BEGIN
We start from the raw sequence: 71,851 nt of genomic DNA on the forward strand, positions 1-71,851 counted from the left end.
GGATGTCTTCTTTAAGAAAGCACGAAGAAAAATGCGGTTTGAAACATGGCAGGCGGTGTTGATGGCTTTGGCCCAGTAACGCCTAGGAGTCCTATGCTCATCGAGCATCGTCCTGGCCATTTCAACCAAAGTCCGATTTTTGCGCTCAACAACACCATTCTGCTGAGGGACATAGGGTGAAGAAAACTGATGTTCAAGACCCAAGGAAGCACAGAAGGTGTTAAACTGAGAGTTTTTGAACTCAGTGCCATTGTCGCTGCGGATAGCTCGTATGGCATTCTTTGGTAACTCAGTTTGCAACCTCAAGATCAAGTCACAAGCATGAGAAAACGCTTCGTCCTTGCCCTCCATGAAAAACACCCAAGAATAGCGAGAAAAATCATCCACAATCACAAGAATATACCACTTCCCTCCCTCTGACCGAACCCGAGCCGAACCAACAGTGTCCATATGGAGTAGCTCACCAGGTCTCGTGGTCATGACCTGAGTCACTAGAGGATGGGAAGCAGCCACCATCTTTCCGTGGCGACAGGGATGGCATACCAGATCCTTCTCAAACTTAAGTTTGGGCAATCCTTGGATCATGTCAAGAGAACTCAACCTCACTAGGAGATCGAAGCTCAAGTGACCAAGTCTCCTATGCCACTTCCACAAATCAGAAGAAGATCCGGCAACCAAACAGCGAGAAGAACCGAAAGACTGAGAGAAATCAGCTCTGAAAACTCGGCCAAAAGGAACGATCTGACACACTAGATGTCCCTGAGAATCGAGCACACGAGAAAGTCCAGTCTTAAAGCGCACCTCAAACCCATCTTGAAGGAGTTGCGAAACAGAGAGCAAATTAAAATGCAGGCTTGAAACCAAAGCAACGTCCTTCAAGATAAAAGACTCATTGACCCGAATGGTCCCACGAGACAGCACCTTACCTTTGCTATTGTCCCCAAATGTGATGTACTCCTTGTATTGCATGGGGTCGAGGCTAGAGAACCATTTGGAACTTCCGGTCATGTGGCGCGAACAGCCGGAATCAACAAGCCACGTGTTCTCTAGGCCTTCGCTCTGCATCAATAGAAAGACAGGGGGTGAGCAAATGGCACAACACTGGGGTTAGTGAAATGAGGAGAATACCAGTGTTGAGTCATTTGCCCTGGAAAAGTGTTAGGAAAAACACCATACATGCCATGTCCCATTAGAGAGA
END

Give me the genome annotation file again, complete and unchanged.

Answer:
We start from the raw sequence: 71,851 nt of genomic DNA on the forward strand, positions 1-71,851 counted from the left end.
GGATGTCTTCTTTAAGAAAGCACGAAGAAAAATGCGGTTTGAAACATGGCAGGCGGTGTTGATGGCTTTGGCCCAGTAACGCCTAGGAGTCCTATGCTCATCGAGCATCGTCCTGGCCATTTCAACCAAAGTCCGATTTTTGCGCTCAACAACACCATTCTGCTGAGGGACATAGGGTGAAGAAAACTGATGTTCAAGACCCAAGGAAGCACAGAAGGTGTTAAACTGAGAGTTTTTGAACTCAGTGCCATTGTCGCTGCGGATAGCTCGTATGGCATTCTTTGGTAACTCAGTTTGCAACCTCAAGATCAAGTCACAAGCATGAGAAAACGCTTCGTCCTTGCCCTCCATGAAAAACACCCAAGAATAGCGAGAAAAATCATCCACAATCACAAGAATATACCACTTCCCTCCCTCTGACCGAACCCGAGCCGAACCAACAGTGTCCATATGGAGTAGCTCACCAGGTCTCGTGGTCATGACCTGAGTCACTAGAGGATGGGAAGCAGCCACCATCTTTCCGTGGCGACAGGGATGGCATACCAGATCCTTCTCAAACTTAAGTTTGGGCAATCCTTGGATCATGTCAAGAGAACTCAACCTCACTAGGAGATCGAAGCTCAAGTGACCAAGTCTCCTATGCCACTTCCACAAATCAGAAGAAGATCCGGCAACCAAACAGCGAGAAGAACCGAAAGACTGAGAGAAATCAGCTCTGAAAACTCGGCCAAAAGGAACGATCTGACACACTAGATGTCCCTGAGAATCGAGCACACGAGAAAGTCCAGTCTTAAAGCGCACCTCAAACCCATCTTGAAGGAGTTGCGAAACAGAGAGCAAATTAAAATGCAGGCTTGAAACCAAAGCAACGTCCTTCAAGATAAAAGACTCATTGACCCGAATGGTCCCACGAGACAGCACCTTACCTTTGCTATTGTCCCCAAATGTGATGTACTCCTTGTATTGCATGGGGTCGAGGCTAGAGAACCATTTGGAACTTCCGGTCATGTGGCGCGAACAGCCGGAATCAACAAGCCACGTGTTCTCTAGGCCTTCGCTCTGCATCAATAGAAAGACAGGGGGTGAGCAAATGGCACAACACTGGGGTTAGTGAAATGAGGAGAATACCAGTGTTGAGTCATTTGCCCTGGAAAAGTGTTAGGAAAAACACCATACATGCCATGTCCCATTAGAGAGA